The disconnect between peasantry and nobility is also worthwhile to note here I suppose. The nobles integrated very well with the Lithuanians converting to Catholicism, taking on Lithuanian names and family names. They were happy to go with the Greco-Catholic heresy. The commonfolk, the proles and such were overwhelmingly apathetic to their Lithuanian overlords. Whenever Russians showed up to Belarusian locales after conquering them from the PLC the locales showed up welcoming them similar to say, French welcoming American GIs showing up in nazi occupied France, and funnily enough they only demands they ever offered were things like a chance to massacre all the jews of the locale previously protected by the Poles and Lithuanians. In the many uprisings of the PLC, people from the area of modern day Belarus were the most fierce and the Ruthenians of modern day Belarus were described as the most savage; looters, murderers, etc. This is probably not just propaganda and likely was fairly true. After all given these rebels were almost entirely peasants as opposed to the South of what we now know as Ukraine that had many noble defectors, the uprisings in Belarus were quite literally legions of what today we know as gopniks and football hooligans.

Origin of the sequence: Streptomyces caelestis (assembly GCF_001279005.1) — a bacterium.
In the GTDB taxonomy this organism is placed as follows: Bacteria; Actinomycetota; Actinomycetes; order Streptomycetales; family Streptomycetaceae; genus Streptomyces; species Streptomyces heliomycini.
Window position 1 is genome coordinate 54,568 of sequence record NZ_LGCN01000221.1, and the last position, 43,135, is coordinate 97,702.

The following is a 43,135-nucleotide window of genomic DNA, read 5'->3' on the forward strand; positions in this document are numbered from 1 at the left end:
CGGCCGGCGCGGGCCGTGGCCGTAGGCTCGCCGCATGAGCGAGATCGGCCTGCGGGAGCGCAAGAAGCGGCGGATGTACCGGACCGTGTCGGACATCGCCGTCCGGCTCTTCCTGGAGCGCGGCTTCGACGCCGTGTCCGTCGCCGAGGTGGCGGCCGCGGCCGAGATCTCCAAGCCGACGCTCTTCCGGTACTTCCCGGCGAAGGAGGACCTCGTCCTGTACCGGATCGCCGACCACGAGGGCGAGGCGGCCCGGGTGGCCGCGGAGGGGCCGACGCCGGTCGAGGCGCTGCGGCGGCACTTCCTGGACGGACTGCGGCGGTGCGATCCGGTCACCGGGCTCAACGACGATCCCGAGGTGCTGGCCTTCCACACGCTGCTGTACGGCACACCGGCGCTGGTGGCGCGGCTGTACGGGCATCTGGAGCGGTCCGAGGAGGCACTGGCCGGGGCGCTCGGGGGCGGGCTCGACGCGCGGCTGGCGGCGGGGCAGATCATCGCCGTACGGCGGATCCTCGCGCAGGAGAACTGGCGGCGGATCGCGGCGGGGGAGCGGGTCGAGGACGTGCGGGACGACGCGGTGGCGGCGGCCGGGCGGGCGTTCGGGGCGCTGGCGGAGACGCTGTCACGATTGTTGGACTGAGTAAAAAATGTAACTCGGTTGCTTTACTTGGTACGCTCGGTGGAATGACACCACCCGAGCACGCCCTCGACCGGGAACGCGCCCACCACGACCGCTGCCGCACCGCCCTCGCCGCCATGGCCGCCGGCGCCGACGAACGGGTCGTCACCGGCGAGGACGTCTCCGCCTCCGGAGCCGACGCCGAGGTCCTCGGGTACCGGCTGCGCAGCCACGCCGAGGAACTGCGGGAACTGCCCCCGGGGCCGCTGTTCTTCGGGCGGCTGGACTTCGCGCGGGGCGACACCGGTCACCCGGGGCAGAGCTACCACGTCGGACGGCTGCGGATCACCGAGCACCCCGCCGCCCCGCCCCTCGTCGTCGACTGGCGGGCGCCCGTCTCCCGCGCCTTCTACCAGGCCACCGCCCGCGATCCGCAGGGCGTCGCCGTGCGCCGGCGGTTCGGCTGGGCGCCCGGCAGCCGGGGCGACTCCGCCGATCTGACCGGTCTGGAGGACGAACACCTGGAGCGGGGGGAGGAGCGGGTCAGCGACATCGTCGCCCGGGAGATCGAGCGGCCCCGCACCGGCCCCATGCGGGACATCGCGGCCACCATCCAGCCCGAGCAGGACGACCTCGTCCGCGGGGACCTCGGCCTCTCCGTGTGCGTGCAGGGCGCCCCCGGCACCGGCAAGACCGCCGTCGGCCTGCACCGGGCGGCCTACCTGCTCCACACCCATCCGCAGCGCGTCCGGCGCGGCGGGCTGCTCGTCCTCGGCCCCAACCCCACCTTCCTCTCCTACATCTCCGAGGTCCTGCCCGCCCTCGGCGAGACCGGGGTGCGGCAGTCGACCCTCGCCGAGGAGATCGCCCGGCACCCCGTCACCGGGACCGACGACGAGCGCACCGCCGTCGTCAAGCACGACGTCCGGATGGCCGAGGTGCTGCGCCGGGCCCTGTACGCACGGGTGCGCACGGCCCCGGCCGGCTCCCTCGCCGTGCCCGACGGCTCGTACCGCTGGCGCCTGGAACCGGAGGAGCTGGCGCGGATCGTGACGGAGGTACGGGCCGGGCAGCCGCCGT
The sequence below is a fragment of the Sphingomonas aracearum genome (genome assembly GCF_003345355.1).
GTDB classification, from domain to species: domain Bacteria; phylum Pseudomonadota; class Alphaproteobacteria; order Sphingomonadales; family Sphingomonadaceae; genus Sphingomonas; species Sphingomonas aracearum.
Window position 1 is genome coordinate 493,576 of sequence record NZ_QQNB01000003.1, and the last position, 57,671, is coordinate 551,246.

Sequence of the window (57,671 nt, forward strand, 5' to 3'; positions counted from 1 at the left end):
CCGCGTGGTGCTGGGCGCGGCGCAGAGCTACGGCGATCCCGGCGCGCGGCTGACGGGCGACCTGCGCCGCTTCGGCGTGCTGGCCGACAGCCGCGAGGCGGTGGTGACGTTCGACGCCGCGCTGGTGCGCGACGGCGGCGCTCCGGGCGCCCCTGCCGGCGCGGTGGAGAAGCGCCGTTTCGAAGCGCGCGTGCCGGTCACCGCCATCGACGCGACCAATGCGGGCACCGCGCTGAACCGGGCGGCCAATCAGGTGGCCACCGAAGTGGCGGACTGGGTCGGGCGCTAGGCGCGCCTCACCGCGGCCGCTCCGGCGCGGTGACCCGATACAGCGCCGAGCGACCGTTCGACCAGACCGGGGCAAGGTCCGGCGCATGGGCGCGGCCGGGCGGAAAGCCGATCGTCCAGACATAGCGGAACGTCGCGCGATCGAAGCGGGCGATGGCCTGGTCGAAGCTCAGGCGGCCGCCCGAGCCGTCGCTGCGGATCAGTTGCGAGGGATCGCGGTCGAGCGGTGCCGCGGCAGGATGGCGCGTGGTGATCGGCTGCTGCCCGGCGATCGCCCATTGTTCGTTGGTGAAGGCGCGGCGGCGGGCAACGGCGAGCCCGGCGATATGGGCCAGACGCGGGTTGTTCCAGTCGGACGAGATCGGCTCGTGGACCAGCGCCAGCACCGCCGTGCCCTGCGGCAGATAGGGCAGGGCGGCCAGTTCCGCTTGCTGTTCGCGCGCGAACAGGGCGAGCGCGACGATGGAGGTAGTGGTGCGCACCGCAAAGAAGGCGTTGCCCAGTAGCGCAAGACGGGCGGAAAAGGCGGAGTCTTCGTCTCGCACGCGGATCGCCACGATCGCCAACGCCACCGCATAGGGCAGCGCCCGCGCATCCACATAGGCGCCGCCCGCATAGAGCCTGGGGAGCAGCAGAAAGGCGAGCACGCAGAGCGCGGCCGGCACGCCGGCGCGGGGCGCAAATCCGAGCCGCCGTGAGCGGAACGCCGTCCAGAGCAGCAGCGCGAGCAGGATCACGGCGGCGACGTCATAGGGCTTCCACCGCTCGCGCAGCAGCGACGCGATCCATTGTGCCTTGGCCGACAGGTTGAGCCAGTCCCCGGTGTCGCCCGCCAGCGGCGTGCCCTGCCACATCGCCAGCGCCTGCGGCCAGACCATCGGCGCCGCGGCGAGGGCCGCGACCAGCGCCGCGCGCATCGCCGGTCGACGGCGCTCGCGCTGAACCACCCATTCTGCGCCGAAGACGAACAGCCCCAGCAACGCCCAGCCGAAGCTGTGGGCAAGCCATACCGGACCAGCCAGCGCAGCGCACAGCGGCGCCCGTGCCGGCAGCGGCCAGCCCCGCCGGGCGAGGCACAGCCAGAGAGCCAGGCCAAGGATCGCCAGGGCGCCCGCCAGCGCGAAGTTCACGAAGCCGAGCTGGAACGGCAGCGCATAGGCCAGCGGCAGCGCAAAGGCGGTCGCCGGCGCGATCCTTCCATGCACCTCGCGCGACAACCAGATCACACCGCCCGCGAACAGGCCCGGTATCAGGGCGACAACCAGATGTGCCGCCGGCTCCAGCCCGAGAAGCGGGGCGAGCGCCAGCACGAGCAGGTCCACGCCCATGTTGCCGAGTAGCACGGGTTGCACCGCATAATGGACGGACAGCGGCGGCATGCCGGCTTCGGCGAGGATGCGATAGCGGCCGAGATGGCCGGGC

I'll have to for myself stick with a stance in the golden mean of the zmagar and Russian nationalist interpretations of what Belarus is and Belarusians are.

    Replies: @utu, @Belarusian Dude, @Dmitry

    word for jew is “zhyd”, or “kike” when translated to English

    Because in languages developed from the old slavyansky language, “zhyd” had always been the neutral (or standard) word for Jews, except in recent Russian and Ukrainian languages. It is just an old word for “Jew” for more than thousand years and was used in religious commentary.

    It developed a hostile meaning in Russian language from the 19th century, because Jews then complained and wanted to be called “Hebrews”, and Russian language and Russian government had accepted this. So after being called “Hebrews” was preferred by Jews in the Russian language, and actually the authorities has agreed to adopt it, then the old referent became the hostile terminology for Jews.

    In non-Russian speaking slavic countries, “zhyd” is a normal word for Jews – the Jewish museum in Poland is called “Muzeum Historii Zydow Polskich”.
    https://www.polin.pl/pl/o-muzeum

    Or in Prague, Jewish museum is – “Zidovske Muzeum” https://www.jewishmuseum.cz/

    A pattern of contemporary misanthropic words for nationalities, being the normal words of previous generations, is a typical one. And then a certain kind of modern journalists can search for the “xenophobia” in 19th century authors, from the use of old ethnonyms in their texts.

    One of the most arbitrary are recent English language attitudes to ethnonym of word “negro” (Latin) vs “black” (saxon). In English, there is usually a Latin and a saxon word for most things. (Saxon word has a slightly more informal connotation than the Latin one, but there is normally Latin words are not considered more hostile than saxon.)